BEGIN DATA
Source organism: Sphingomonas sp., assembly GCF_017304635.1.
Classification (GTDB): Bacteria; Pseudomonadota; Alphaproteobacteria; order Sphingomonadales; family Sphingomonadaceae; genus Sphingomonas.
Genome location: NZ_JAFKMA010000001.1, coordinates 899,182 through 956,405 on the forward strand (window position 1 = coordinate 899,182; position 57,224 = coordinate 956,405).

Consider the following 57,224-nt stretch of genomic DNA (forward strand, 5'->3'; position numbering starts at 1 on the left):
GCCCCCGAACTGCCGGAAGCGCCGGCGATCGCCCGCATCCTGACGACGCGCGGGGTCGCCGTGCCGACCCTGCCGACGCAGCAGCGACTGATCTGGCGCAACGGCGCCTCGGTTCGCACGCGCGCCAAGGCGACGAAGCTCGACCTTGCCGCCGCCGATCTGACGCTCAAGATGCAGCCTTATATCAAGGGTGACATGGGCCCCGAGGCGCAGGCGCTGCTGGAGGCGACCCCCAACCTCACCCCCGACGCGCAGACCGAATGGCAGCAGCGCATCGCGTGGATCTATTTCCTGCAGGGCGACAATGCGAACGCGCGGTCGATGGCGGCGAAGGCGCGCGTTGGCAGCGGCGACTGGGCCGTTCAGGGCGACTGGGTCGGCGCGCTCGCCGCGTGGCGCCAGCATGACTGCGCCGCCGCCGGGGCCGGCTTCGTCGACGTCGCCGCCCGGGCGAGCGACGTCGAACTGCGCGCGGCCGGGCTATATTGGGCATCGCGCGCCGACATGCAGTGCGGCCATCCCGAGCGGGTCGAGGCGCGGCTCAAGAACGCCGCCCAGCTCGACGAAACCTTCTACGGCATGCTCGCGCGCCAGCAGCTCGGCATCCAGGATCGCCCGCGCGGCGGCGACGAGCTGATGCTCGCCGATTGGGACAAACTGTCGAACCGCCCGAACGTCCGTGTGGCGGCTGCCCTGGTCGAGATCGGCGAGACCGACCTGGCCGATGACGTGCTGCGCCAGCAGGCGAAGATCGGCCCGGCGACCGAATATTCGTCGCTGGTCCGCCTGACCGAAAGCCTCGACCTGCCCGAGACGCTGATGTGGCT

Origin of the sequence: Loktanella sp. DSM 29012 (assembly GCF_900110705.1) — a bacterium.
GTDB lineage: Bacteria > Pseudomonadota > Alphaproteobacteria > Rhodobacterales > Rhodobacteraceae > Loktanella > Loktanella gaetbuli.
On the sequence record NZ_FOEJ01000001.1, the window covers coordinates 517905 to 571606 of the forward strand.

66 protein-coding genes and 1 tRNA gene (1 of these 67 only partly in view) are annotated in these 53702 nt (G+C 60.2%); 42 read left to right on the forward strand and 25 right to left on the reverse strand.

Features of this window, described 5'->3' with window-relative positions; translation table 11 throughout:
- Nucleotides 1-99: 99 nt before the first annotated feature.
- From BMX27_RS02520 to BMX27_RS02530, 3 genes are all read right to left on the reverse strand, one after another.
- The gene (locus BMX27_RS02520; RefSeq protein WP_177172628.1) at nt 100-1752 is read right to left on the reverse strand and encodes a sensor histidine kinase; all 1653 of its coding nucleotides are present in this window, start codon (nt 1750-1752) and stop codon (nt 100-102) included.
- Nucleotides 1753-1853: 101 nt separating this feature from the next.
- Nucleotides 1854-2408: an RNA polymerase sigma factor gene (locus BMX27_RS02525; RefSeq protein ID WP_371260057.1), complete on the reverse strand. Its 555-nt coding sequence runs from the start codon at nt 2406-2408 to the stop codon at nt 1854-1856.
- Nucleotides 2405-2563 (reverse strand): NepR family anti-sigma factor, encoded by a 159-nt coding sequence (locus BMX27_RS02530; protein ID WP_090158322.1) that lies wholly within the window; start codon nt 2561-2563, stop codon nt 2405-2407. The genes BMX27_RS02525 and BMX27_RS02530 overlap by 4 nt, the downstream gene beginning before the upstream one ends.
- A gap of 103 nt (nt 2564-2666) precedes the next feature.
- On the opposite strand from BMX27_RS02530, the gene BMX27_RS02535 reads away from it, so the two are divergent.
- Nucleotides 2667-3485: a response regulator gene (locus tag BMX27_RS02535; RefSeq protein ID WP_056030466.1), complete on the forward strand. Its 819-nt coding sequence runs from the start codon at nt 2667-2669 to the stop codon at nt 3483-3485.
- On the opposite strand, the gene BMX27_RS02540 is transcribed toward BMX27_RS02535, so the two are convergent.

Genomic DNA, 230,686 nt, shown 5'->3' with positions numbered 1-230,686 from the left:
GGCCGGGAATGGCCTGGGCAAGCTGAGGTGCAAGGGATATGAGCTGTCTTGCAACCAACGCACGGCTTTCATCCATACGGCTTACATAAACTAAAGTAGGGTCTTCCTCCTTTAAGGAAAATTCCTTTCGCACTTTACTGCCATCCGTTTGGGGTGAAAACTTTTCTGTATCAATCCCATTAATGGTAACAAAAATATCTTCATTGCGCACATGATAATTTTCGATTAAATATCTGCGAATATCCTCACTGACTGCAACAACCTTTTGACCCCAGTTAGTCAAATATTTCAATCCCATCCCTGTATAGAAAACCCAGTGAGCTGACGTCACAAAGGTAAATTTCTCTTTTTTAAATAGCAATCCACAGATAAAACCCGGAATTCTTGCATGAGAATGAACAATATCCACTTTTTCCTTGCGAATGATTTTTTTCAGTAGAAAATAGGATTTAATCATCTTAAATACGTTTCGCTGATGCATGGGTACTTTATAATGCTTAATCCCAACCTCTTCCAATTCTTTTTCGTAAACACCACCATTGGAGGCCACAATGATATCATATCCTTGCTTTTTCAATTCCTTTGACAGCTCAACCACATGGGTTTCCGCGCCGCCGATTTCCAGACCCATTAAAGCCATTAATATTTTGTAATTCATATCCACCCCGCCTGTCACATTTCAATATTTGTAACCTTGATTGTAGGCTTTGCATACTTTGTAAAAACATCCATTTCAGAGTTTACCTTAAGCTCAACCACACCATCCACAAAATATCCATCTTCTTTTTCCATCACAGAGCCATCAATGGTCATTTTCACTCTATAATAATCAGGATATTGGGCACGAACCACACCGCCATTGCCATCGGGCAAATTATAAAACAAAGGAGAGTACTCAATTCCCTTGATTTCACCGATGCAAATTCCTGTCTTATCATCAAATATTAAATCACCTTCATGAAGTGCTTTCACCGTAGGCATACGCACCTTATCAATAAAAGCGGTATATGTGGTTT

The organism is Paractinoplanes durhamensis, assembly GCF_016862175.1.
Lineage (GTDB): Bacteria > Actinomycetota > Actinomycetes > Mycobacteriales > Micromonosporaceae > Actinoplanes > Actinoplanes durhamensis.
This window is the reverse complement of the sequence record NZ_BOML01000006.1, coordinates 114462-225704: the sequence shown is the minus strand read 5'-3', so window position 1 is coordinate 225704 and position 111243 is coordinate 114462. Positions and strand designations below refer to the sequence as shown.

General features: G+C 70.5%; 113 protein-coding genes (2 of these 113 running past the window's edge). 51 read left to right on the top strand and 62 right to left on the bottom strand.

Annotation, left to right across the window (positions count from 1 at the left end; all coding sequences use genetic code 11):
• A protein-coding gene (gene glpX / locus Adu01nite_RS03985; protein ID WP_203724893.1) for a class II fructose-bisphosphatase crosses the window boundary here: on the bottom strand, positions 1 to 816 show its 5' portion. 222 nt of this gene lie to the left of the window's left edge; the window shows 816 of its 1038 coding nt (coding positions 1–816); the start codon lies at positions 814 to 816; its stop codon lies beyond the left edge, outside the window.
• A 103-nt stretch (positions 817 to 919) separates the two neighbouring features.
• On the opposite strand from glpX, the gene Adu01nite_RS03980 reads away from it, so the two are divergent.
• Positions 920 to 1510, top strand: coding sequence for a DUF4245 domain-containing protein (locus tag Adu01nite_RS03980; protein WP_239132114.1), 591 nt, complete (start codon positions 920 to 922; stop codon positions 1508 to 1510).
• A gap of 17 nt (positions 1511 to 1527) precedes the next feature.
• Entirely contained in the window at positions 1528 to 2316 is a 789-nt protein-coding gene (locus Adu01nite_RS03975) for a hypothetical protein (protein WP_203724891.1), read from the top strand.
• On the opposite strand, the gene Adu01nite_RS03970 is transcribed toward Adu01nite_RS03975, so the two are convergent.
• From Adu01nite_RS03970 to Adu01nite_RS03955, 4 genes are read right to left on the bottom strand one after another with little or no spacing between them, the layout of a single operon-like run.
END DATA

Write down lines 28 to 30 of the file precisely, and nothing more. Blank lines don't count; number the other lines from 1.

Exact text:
• A protein-coding gene (gene glpX / locus Adu01nite_RS03985; protein ID WP_203724893.1) for a class II fructose-bisphosphatase crosses the window boundary here: on the bottom strand, positions 1 to 816 show its 5' portion. 222 nt of this gene lie to the left of the window's left edge; the window shows 816 of its 1038 coding nt (coding positions 1–816); the start codon lies at positions 814 to 816; its stop codon lies beyond the left edge, outside the window.
• A 103-nt stretch (positions 817 to 919) separates the two neighbouring features.
• On the opposite strand from glpX, the gene Adu01nite_RS03980 reads away from it, so the two are divergent.